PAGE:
I graduated from high school at a time when it seemed everyone, male or female, was trying very hard to look like Cher.  I remember very well a class where our teacher was explaining how things come into fashion and then disappear, to be laughed at by the next generation.

One of my serious-minded classmates said, “Oh, I don’t think anyone would laugh at long hair.”

“That’s what we thought about short hair,” he told her.  She shook her head in disbelief.  I haven’t seen her to ask her about it lately, and perhaps there’s no real need.

Mocking fashion was a habit of postcard artists.  The fashionable female figure went through enormous changes in just the first thirty years of the twentieth century, from the demise of the bustle and the impossibly corseted waist to the era when the Boyishform Bra was produced to the rounder silhouettes of the Thirties (welcomed by one postcard gentleman who sang out “Hippy Days Are Here Again!”  Someone who was growing up when I did had to look at THAT caption twice.)

Consider, for example, the earth-shaking phenomenon of the Hobble Skirt, an invention of around 1908, which was also a pivotal year in the postcard fad.  Inspired, according to legend, by the first American woman to ride in an airplane, it copied the way she tied her skirt around her ankles so it wouldn’t be blown around by the winds in the open-air flying machines of the day.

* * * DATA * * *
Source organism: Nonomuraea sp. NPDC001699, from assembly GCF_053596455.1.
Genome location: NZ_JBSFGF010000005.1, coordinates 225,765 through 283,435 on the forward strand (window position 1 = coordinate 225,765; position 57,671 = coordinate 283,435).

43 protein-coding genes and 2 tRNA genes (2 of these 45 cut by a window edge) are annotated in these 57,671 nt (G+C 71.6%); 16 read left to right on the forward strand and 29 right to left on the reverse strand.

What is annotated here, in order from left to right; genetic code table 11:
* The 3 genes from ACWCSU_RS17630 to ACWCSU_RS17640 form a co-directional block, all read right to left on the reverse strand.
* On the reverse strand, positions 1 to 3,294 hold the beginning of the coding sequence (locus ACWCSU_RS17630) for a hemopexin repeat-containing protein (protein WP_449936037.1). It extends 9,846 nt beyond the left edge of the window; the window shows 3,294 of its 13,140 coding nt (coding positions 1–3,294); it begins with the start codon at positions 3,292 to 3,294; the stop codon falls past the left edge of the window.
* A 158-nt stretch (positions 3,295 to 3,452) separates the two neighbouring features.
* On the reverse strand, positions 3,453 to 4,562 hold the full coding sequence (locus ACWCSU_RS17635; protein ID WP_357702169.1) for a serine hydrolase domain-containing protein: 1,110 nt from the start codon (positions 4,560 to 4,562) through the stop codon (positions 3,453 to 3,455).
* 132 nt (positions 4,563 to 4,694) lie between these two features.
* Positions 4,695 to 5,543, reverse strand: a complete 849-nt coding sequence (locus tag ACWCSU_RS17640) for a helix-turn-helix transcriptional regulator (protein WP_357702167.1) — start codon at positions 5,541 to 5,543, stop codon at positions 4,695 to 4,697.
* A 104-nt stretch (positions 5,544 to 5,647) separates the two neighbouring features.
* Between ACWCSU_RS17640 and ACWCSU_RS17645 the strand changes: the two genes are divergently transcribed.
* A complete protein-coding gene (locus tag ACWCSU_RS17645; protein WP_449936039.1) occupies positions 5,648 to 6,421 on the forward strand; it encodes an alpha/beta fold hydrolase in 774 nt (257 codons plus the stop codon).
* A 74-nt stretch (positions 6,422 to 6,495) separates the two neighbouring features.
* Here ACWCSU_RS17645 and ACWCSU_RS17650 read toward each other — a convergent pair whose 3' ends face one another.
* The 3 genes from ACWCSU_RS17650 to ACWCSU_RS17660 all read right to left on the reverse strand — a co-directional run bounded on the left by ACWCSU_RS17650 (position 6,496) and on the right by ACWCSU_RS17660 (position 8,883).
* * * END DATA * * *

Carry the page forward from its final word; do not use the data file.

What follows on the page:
Tight at the ankle and lacking the sweep of earlier skirts, the hobble skirt was so named because it made walking difficult and running nearly impossible.  Some fashion magazines actually suggested women tie their knees together before donning the skirt. Streetcar companies introduced new models without steps so women in hobble skirts could still ride, but some women in the new skirt style died from the inability to get out of the way of oncoming danger.  Some designers came up with a modified version which had a slit up the side, for easier locomotion.

Many of the artists who made their living drawing for postcards at this time were men, so the difficulty of walking around took a back seat to other considerations.  The dropping of wide skirts and ruffles for the straight, severe lines of the hobble skirt gave women a whole new profile, and THIS is what the artists sought to bring to your attention.

This artist, for example, clearly thought the new styles were so revealing as to be dangerous to passing men.

This artist, on the other hand, simply wondered if the ladies really knew how they looked in the new fashion.

A novelist once suggested that high fashion, male or female, was meant to emphasize the general uselessness of the wearer, since only someone incredibly rich could afford to be of no use to society.  Like a lot of things, the hobble skirt did not survive the First World War.  Women retrieved the ability to move their legs to take on a more active role in a time of crisis.

Hobble skirts were not the only fashion trend of the pre-war period adored by the cartoonists.  But we’re running out of space, so we will have to use another blog to consider, well, those hats.

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